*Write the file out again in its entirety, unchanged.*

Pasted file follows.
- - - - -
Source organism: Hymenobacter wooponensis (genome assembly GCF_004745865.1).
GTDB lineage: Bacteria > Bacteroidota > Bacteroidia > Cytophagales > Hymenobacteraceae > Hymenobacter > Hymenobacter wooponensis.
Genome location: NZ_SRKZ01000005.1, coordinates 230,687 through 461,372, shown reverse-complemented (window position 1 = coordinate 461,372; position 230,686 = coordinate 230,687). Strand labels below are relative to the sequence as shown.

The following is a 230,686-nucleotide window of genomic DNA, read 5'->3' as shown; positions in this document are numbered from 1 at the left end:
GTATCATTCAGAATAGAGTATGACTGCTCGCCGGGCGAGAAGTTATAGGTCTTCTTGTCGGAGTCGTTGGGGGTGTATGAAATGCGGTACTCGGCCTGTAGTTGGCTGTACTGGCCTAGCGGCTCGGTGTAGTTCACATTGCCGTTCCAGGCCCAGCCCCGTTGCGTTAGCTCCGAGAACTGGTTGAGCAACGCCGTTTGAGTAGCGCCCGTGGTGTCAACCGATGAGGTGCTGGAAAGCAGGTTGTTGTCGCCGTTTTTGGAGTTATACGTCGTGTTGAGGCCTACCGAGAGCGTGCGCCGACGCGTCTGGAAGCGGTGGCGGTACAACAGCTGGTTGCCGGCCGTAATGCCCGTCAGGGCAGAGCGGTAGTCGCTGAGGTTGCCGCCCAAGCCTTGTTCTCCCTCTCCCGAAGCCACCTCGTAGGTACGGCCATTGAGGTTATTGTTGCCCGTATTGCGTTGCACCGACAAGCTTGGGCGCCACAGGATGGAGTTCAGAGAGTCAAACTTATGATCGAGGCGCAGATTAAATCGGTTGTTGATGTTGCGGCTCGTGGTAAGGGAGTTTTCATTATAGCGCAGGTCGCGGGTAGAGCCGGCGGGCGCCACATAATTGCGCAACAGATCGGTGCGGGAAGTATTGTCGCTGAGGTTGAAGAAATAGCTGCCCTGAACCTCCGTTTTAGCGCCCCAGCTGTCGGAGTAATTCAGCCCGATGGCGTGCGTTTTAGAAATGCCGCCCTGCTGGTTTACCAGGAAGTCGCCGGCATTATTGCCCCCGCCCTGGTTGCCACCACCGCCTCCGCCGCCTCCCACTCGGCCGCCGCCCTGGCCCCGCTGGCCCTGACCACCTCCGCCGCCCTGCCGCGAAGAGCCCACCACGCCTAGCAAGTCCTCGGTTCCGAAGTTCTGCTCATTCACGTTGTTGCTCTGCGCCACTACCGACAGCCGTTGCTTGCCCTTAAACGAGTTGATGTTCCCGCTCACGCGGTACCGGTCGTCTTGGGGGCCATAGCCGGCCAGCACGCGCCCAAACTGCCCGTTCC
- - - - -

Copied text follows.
Source organism: Hymenobacter wooponensis (genome assembly GCF_004745865.1).
GTDB lineage: Bacteria > Bacteroidota > Bacteroidia > Cytophagales > Hymenobacteraceae > Hymenobacter > Hymenobacter wooponensis.
Genome location: NZ_SRKZ01000005.1, coordinates 230,687 through 461,372, shown reverse-complemented (window position 1 = coordinate 461,372; position 230,686 = coordinate 230,687). Strand labels below are relative to the sequence as shown.

The following is a 230,686-nucleotide window of genomic DNA, read 5'->3' as shown; positions in this document are numbered from 1 at the left end:
GTATCATTCAGAATAGAGTATGACTGCTCGCCGGGCGAGAAGTTATAGGTCTTCTTGTCGGAGTCGTTGGGGGTGTATGAAATGCGGTACTCGGCCTGTAGTTGGCTGTACTGGCCTAGCGGCTCGGTGTAGTTCACATTGCCGTTCCAGGCCCAGCCCCGTTGCGTTAGCTCCGAGAACTGGTTGAGCAACGCCGTTTGAGTAGCGCCCGTGGTGTCAACCGATGAGGTGCTGGAAAGCAGGTTGTTGTCGCCGTTTTTGGAGTTATACGTCGTGTTGAGGCCTACCGAGAGCGTGCGCCGACGCGTCTGGAAGCGGTGGCGGTACAACAGCTGGTTGCCGGCCGTAATGCCCGTCAGGGCAGAGCGGTAGTCGCTGAGGTTGCCGCCCAAGCCTTGTTCTCCCTCTCCCGAAGCCACCTCGTAGGTACGGCCATTGAGGTTATTGTTGCCCGTATTGCGTTGCACCGACAAGCTTGGGCGCCACAGGATGGAGTTCAGAGAGTCAAACTTATGATCGAGGCGCAGATTAAATCGGTTGTTGATGTTGCGGCTCGTGGTAAGGGAGTTTTCATTATAGCGCAGGTCGCGGGTAGAGCCGGCGGGCGCCACATAATTGCGCAACAGATCGGTGCGGGAAGTATTGTCGCTGAGGTTGAAGAAATAGCTGCCCTGAACCTCCGTTTTAGCGCCCCAGCTGTCGGAGTAATTCAGCCCGATGGCGTGCGTTTTAGAAATGCCGCCCTGCTGGTTTACCAGGAAGTCGCCGGCATTATTGCCCCCGCCCTGGTTGCCACCACCGCCTCCGCCGCCTCCCACTCGGCCGCCGCCCTGGCCCCGCTGGCCCTGACCACCTCCGCCGCCCTGCCGCGAAGAGCCCACCACGCCTAGCAAGTCCTCGGTTCCGAAGTTCTGCTCATTCACGTTGTTGCTCTGCGCCACTACCGACAGCCGTTGCTTGCCCTTAAACGAGTTGATGTTCCCGCTCACGCGGTACCGGTCGTCTTGGGGGCCATAGCCGGCCAGCACGCGCCCAAACTGCCCGTTCC